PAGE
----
Intel® Quartus® Prime Standard Edition User Guide: Design Constraints

ID 683492
Date 1/10/2019
Document Table of Contents Board Trace Models

The Intel® Quartus® Prime software provides board trace model templates for various I/O standards.

The following figure shows the template for a 2.5 V I/O standard. This model consists of near-end and far-end board component parameters.

Near-end board trace modeling includes the elements which are close to the device. Far-end modeling includes the elements which are at the receiver end of the link, closer to the receiving device. Board trace model topology is conceptual and does not necessarily match the actual board trace for every component. For example, near-end model parameters can represent device-end discrete termination and breakout traces. Far-end modeling can represent the bulk of the board trace to discrete external memory components, and the far end termination network. You can analyze the same circuit with near-end modeling of the entire board, including memory component termination, and far-end modeling of the actual memory component.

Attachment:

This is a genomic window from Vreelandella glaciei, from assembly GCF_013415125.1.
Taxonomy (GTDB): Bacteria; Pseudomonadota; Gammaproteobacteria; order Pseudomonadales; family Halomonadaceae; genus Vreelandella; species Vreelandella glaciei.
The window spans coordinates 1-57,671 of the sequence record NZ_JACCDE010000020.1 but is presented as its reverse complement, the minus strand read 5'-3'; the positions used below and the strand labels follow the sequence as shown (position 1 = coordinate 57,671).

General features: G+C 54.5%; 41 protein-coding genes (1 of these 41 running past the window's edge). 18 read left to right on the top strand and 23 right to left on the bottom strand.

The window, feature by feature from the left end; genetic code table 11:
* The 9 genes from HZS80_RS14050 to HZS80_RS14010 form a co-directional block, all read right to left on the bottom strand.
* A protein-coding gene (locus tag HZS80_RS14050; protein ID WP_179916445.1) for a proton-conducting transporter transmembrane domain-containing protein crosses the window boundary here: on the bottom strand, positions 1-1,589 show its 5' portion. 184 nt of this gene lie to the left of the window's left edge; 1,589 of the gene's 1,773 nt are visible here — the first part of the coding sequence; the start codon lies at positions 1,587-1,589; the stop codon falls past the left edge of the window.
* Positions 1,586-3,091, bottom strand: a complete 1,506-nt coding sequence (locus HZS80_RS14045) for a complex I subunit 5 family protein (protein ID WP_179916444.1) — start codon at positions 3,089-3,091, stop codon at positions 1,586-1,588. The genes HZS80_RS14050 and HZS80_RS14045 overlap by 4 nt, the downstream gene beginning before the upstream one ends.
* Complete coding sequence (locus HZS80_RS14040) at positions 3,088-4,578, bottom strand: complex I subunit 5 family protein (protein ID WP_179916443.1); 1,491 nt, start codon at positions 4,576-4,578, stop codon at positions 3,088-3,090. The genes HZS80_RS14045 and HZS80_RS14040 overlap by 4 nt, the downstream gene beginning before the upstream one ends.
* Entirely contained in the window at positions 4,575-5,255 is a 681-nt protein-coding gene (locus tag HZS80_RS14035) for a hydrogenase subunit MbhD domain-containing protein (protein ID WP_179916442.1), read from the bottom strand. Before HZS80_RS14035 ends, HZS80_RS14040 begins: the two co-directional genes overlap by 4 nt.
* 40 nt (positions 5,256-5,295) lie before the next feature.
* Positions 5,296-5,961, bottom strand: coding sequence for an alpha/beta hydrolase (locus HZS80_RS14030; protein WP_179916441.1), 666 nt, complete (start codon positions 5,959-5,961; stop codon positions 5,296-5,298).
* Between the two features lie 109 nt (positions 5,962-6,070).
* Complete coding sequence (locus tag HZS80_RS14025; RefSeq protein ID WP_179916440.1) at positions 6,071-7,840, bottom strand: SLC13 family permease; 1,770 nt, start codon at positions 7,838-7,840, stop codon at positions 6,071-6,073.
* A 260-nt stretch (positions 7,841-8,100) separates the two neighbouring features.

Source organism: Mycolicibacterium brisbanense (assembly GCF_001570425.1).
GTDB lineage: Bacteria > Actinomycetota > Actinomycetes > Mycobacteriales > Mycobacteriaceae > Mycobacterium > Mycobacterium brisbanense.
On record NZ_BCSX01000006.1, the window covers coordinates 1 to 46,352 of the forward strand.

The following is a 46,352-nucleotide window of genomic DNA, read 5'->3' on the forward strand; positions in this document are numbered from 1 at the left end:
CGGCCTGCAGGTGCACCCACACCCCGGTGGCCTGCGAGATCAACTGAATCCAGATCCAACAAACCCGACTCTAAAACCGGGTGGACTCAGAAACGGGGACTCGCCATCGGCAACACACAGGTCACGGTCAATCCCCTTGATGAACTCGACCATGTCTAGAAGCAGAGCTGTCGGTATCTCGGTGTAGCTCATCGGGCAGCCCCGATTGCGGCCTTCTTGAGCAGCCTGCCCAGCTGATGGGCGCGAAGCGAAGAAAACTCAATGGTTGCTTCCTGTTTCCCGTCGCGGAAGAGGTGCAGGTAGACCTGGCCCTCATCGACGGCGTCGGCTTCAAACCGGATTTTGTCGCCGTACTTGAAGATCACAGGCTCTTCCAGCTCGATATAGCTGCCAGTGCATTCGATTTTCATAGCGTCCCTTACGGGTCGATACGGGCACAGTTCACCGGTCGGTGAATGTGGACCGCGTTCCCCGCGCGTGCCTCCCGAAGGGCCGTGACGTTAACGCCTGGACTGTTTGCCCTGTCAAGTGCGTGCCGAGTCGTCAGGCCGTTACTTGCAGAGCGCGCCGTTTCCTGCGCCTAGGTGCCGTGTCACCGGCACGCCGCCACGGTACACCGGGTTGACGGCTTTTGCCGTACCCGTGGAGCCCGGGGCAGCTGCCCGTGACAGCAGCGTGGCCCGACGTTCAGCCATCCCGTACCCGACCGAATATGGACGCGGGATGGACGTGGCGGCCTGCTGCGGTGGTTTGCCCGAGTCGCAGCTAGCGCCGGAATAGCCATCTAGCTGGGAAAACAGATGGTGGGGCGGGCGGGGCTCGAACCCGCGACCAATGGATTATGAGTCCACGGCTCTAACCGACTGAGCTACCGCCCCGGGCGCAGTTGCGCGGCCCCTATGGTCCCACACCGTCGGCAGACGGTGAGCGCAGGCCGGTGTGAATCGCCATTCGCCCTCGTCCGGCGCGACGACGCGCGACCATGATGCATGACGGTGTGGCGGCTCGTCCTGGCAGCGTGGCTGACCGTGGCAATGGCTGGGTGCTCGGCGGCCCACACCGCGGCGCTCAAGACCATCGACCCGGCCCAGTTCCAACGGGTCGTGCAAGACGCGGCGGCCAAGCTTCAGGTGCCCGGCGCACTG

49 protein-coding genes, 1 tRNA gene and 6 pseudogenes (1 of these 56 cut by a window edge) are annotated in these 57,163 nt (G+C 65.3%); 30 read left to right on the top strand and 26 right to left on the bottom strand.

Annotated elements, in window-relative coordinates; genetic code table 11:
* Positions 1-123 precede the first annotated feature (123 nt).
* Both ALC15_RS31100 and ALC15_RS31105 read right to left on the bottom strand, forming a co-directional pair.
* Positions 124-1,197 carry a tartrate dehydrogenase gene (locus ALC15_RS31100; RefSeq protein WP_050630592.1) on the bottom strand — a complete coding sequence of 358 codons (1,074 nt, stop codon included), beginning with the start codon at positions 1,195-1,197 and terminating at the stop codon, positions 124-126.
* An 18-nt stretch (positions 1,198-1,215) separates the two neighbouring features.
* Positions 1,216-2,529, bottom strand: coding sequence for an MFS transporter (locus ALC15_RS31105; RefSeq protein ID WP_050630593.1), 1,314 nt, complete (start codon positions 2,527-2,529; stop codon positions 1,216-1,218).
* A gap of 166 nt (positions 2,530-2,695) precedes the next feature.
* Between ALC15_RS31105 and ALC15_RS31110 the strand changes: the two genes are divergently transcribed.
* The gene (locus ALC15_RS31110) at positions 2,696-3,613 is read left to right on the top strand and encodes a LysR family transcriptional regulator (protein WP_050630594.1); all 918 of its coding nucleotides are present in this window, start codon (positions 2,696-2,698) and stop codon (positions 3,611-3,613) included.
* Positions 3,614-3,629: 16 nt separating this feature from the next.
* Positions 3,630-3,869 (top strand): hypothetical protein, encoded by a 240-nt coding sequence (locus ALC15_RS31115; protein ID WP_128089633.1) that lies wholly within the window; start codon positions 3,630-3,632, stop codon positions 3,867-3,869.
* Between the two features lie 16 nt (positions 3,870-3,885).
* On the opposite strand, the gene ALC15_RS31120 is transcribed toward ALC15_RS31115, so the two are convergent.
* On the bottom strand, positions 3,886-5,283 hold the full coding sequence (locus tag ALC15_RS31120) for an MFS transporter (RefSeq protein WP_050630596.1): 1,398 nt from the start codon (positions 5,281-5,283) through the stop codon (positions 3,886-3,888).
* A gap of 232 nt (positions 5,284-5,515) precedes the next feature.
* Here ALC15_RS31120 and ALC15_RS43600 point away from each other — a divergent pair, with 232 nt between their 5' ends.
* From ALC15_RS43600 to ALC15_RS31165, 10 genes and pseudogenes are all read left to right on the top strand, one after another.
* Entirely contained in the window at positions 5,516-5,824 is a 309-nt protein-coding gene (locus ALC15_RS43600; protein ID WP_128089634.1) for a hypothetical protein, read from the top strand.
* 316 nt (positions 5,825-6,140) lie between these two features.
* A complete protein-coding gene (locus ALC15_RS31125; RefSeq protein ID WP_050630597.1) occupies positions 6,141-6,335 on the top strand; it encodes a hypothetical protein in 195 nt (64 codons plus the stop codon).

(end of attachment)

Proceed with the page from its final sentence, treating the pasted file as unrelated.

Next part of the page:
Figure 13. 2.5-V I/O Standard Board Trace Model

The following figure shows the template for the LVDS I/O standard. The far-end capacitance (Cf) represents the external-device or multiple-device capacitive load. If you have multiple devices on the far-end, you must find the equivalent capacitance at the far-end, taking into account all receiver capacitances. The far-end capacitance can be the sum of all the receiver capacitances.

The Intel® Quartus® Prime software models of transmission lines do not consider transmission-line resistance (lossless models). You only need to specify distributed inductance (L) and capacitance (C) values on a per-inch basis, which you can obtain from the PCB vendor or manufacturer, the CAD Design tool, or a signal integrity tool, such as the Mentor Graphics* HyperLynx* software.

Figure 14. LVDS Differential Board Trace Model